Finding the dream home or apartment to rent might be a challenge. From going through numerous apartment tours, to the process of actually being approved for the place, renting sometimes seems like an impossible mission.
Do not give up yet, though! If you have already found what you are dreaming of, but unsure what comes next, keep reading as we have covered everything you should keep in mind when it comes to being evaluated for your credit score.
Credit scores are a three digit number on the scale between 300 to 850, which illustrates your credit risk. Essentially, the score demonstrates what is the likelihood that you will pay your bills on time or return any money borrowed (loans).
Credit scores are also used, outside of renting, to determine the interest rate you receive on a loan or credit card, and the credit limit.
While it's difficult to determine what is a good credit score, it is generally believed that a good credit score for renting is anything above 650. Additionally, people with credit scores lower than 620 may indicate a high risk of default on rent owed.
Do not panic yet, though, if your credit score is below this number. There are a number of other factors involved, such as the size of the apartment, your income, the amount of the rent, the local market conditions, and much more.
Something to have in mind, though, is that if your credit score is much lower than 600, the landlord may want to run an additional screening on your payment history, or ask you to use a guarantor.
Now that we have covered the basics, we can move onto the main question -
Why do landlords look at my credit score?
The rental market is extremely dynamic and competitive. In most cases, there are dozens of people (all with different backgrounds, incomes and rental histories) vying for an apartment. Especially in bigger cities, you might be competing with hundreds of others for this one single apartment.
In order for the property manager or landlord to choose the most suitable candidate, they check for income and credit score, and look for any red flags. What they're checking for is the likelihood that this renter will be able to pay the rent, and if they have ever not paid the rent in recent years.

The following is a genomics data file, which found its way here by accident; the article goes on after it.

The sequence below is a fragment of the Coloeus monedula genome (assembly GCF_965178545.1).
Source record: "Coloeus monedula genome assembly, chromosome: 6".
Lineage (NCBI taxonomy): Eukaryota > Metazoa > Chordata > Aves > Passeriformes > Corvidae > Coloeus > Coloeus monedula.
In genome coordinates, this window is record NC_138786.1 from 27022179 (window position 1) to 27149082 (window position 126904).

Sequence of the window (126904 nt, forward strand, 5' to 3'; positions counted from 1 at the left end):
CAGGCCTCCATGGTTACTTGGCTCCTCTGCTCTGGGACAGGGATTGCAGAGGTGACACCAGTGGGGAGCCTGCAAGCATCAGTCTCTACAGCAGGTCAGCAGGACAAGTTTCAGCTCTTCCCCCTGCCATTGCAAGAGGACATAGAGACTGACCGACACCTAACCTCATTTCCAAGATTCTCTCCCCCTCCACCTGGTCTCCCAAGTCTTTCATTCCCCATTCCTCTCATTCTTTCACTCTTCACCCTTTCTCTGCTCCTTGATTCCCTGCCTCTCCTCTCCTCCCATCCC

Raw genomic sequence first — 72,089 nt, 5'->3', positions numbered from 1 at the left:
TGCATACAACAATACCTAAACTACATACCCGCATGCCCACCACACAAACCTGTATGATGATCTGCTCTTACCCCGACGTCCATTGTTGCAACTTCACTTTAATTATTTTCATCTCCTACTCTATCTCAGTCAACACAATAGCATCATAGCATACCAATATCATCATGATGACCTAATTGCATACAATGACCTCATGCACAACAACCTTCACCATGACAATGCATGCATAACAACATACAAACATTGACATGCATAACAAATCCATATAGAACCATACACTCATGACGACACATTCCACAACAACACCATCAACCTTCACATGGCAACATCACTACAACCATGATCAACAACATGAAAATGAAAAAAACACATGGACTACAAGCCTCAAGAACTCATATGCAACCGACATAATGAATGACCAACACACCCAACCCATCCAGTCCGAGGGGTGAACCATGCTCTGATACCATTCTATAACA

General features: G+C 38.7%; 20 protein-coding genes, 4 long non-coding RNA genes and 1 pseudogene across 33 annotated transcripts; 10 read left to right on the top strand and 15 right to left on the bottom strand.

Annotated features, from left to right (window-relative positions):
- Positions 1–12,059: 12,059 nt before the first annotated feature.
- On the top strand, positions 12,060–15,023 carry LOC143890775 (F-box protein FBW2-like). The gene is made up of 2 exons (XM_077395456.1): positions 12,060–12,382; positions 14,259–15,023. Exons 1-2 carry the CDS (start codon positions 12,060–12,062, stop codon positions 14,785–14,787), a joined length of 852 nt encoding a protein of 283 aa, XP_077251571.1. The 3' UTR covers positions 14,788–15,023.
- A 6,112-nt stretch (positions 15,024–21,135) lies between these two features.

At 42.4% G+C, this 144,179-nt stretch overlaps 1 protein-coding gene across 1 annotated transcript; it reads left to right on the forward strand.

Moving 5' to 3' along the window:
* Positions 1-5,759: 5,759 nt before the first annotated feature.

It's not just the three digits showing your credit score. The landlord will also want to know what your income is, your employment situation, among other things. Generally, you will be expected to earn three to four times the monthly rent. For most landlords, a credit score over 600 is sufficient enough to pass their checks.
Some property managers would also use additional screening services, which will look at your criminal records, bankruptcies, payment history, etc. Last, but definitely not least, it has become extremely popular for property managers to also check your social media accounts, so they might request you to provide them with your handle name (though this is happening less over time).
At Alcove, our landlords require applicants to pass these: No criminal or eviction record, credit 575+, no more than $2000 past due or in collections, and income 3x rent (bedroom rent). We also accept guarantors to remedy limited credit or income.
Once again, it is very difficult to determine what is a good and bad credit score, as it all depends on the home or apartment you are renting, as well as your income.
If the property manager, however, determines that your credit score is not sufficient, there are still ways that you can rent an apartment. Getting a guarantor would be your first and best bet.
If there is someone to cosign with you and guarantee the rent for you in case of emergency, you have a much higher chance to score that dream home or rental apartment. Before choosing your guarantor, make sure their credit is considered "great" because they'll be legally obligated to pay your rent in case you cannot.
Another thing that is very likely in the case of bad credit score is that you might be asked to pay a higher deposit or if you have savings pay the first few months in advance.
Resident Score uses the same traditional 350–850 credit score scale you’re accustomed to seeing, but it's built with actual rental outcome data from the industry, and typically identifies the characteristics of apartment residents like the likelihood of evictions.
We hope that you now know much more about your credit score and why is it used for renting! Your dream home is another step closer!
If you'd like to learn more about renting, check out these articles: